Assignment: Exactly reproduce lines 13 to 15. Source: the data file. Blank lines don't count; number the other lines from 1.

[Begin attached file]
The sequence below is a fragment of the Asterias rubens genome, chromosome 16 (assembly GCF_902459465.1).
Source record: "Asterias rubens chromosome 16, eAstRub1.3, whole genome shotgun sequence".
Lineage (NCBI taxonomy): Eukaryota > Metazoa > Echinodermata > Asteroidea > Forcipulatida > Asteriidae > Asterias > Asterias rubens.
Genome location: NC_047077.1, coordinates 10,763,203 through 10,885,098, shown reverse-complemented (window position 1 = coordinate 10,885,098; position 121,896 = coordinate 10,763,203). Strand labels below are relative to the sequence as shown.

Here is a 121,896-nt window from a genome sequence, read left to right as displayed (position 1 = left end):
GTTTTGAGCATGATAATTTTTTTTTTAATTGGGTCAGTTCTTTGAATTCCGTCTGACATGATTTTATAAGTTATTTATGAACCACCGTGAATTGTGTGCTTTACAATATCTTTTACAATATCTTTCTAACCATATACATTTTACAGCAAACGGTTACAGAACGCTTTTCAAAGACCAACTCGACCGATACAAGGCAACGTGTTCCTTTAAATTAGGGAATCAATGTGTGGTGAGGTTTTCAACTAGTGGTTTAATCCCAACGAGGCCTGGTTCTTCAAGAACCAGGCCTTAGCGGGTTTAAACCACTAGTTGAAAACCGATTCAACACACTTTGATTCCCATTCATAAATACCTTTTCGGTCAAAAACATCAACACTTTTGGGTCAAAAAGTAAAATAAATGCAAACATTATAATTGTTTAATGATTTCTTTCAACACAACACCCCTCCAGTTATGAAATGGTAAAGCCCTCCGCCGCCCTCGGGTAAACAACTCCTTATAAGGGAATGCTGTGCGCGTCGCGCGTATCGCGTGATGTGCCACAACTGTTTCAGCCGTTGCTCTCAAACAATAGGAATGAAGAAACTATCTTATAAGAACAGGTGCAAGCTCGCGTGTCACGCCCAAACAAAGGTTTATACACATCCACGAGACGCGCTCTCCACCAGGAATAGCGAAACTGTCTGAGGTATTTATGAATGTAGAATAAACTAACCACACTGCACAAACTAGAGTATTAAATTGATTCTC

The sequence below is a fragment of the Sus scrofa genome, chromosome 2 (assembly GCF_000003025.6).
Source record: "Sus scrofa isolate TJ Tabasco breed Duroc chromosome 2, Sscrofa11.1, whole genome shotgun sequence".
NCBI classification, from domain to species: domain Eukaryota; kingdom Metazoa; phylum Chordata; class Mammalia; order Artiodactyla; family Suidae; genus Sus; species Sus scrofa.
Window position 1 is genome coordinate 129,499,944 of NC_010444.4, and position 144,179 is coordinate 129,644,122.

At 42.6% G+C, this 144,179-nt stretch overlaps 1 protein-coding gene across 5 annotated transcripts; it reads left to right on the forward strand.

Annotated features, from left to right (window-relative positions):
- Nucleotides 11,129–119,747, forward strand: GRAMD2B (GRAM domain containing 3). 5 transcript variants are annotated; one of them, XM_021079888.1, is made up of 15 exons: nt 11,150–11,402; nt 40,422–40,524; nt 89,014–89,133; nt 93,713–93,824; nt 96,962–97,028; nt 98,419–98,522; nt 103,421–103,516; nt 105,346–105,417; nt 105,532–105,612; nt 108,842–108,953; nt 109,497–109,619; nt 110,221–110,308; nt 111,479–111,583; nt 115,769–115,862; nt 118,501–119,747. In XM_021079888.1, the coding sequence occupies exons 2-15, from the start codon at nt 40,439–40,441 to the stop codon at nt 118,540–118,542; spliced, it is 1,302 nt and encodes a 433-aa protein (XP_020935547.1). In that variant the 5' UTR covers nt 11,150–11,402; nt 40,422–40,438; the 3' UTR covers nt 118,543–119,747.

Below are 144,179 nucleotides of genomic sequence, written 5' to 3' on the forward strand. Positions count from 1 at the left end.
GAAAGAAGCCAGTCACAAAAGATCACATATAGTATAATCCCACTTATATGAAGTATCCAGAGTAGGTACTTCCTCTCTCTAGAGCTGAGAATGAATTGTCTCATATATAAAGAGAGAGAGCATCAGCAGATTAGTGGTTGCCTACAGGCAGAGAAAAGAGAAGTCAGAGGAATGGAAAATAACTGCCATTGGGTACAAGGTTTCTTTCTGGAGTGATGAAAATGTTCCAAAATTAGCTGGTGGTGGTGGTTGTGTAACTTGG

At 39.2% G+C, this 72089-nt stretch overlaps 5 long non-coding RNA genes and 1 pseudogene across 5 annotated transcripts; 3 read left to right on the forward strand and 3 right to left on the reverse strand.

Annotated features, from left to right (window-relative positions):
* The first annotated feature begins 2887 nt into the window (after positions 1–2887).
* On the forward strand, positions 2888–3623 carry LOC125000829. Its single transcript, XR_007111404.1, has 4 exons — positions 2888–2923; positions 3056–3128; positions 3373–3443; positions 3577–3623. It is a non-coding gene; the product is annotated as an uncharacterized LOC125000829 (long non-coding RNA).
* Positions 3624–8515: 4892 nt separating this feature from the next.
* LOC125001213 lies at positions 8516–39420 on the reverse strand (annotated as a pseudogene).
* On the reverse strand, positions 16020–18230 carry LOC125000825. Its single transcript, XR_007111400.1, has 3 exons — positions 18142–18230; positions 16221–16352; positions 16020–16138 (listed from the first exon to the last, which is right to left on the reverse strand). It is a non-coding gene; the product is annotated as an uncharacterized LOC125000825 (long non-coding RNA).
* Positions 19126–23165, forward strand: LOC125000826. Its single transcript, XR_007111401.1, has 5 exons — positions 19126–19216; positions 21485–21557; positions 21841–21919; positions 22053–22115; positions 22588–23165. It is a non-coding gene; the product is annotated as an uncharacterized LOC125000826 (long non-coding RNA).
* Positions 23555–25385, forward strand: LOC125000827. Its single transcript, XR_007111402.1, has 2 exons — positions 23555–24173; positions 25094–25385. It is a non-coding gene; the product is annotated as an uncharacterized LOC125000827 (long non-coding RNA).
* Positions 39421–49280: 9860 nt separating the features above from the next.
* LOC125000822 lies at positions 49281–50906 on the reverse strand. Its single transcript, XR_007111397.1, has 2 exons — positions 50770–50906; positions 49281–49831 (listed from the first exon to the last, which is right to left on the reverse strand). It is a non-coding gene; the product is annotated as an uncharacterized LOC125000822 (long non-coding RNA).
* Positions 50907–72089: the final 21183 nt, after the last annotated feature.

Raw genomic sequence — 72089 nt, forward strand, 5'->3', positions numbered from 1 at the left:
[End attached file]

- Nucleotides 11,129–119,747, forward strand: GRAMD2B (GRAM domain containing 3). 5 transcript variants are annotated; one of them, XM_021079888.1, is made up of 15 exons: nt 11,150–11,402; nt 40,422–40,524; nt 89,014–89,133; nt 93,713–93,824; nt 96,962–97,028; nt 98,419–98,522; nt 103,421–103,516; nt 105,346–105,417; nt 105,532–105,612; nt 108,842–108,953; nt 109,497–109,619; nt 110,221–110,308; nt 111,479–111,583; nt 115,769–115,862; nt 118,501–119,747. In XM_021079888.1, the coding sequence occupies exons 2-15, from the start codon at nt 40,439–40,441 to the stop codon at nt 118,540–118,542; spliced, it is 1,302 nt and encodes a 433-aa protein (XP_020935547.1). In that variant the 5' UTR covers nt 11,150–11,402; nt 40,422–40,438; the 3' UTR covers nt 118,543–119,747.

Below are 144,179 nucleotides of genomic sequence, written 5' to 3' on the forward strand. Positions count from 1 at the left end.
GAAAGAAGCCAGTCACAAAAGATCACATATAGTATAATCCCACTTATATGAAGTATCCAGAGTAGGTACTTCCTCTCTCTAGAGCTGAGAATGAATTGTCTCATATATAAAGAGAGAGAGCATCAGCAGATTAGTGGTTGCCTACAGGCAGAGAAAAGAGAAGTCAGAGGAATGGAAAATAACTGCCATTGGGTACAAGGTTTCTTTCTGGAGTGATGAAAATGTTCCAAAATTAGCTGGTGGTGGTGGTTGTGTAACTTGG